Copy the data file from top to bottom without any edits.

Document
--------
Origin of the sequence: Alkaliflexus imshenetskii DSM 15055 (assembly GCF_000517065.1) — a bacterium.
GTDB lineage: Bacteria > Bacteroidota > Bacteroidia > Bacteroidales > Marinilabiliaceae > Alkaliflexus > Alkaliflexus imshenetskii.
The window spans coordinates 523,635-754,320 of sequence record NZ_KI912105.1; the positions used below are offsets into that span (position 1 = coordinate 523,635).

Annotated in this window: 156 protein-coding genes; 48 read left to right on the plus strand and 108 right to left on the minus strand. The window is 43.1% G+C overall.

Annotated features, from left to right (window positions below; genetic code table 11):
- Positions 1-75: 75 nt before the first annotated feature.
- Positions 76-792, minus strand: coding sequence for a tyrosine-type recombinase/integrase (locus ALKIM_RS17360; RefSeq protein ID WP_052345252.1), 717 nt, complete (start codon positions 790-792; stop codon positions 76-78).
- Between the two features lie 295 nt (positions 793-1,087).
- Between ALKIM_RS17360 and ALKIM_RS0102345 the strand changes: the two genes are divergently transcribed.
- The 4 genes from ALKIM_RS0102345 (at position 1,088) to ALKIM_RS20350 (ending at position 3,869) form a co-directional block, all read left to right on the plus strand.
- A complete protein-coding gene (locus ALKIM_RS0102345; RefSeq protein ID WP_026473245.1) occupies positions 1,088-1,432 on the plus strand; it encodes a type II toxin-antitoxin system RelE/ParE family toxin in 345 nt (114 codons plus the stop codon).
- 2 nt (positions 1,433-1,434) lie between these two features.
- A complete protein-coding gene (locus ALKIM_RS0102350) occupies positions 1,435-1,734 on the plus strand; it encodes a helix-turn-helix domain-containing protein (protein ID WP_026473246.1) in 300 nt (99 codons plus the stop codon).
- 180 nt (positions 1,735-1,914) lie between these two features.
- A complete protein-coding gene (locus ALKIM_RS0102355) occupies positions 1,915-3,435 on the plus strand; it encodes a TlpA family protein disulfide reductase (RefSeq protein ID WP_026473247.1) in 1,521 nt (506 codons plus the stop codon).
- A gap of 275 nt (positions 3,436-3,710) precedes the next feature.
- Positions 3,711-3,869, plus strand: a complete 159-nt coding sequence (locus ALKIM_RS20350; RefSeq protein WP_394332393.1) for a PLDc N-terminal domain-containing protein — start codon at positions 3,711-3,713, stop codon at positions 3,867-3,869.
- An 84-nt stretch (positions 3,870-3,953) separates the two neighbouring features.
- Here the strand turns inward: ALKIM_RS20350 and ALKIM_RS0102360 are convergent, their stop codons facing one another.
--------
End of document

Origin of the sequence: Alkaliflexus imshenetskii DSM 15055 (assembly GCF_000517065.1) — a bacterium.
GTDB lineage: Bacteria > Bacteroidota > Bacteroidia > Bacteroidales > Marinilabiliaceae > Alkaliflexus > Alkaliflexus imshenetskii.
The window spans coordinates 523,635-754,320 of sequence record NZ_KI912105.1; the positions used below are offsets into that span (position 1 = coordinate 523,635).

Annotated in this window: 156 protein-coding genes; 48 read left to right on the plus strand and 108 right to left on the minus strand. The window is 43.1% G+C overall.

Annotated features, from left to right (window positions below; genetic code table 11):
- Positions 1-75: 75 nt before the first annotated feature.
- Positions 76-792, minus strand: coding sequence for a tyrosine-type recombinase/integrase (locus ALKIM_RS17360; RefSeq protein ID WP_052345252.1), 717 nt, complete (start codon positions 790-792; stop codon positions 76-78).
- Between the two features lie 295 nt (positions 793-1,087).
- Between ALKIM_RS17360 and ALKIM_RS0102345 the strand changes: the two genes are divergently transcribed.
- The 4 genes from ALKIM_RS0102345 (at position 1,088) to ALKIM_RS20350 (ending at position 3,869) form a co-directional block, all read left to right on the plus strand.
- A complete protein-coding gene (locus ALKIM_RS0102345; RefSeq protein ID WP_026473245.1) occupies positions 1,088-1,432 on the plus strand; it encodes a type II toxin-antitoxin system RelE/ParE family toxin in 345 nt (114 codons plus the stop codon).
- 2 nt (positions 1,433-1,434) lie between these two features.
- A complete protein-coding gene (locus ALKIM_RS0102350) occupies positions 1,435-1,734 on the plus strand; it encodes a helix-turn-helix domain-containing protein (protein ID WP_026473246.1) in 300 nt (99 codons plus the stop codon).
- 180 nt (positions 1,735-1,914) lie between these two features.
- A complete protein-coding gene (locus ALKIM_RS0102355) occupies positions 1,915-3,435 on the plus strand; it encodes a TlpA family protein disulfide reductase (RefSeq protein ID WP_026473247.1) in 1,521 nt (506 codons plus the stop codon).
- A gap of 275 nt (positions 3,436-3,710) precedes the next feature.
- Positions 3,711-3,869, plus strand: a complete 159-nt coding sequence (locus ALKIM_RS20350; RefSeq protein WP_394332393.1) for a PLDc N-terminal domain-containing protein — start codon at positions 3,711-3,713, stop codon at positions 3,867-3,869.
- An 84-nt stretch (positions 3,870-3,953) separates the two neighbouring features.
- Here the strand turns inward: ALKIM_RS20350 and ALKIM_RS0102360 are convergent, their stop codons facing one another.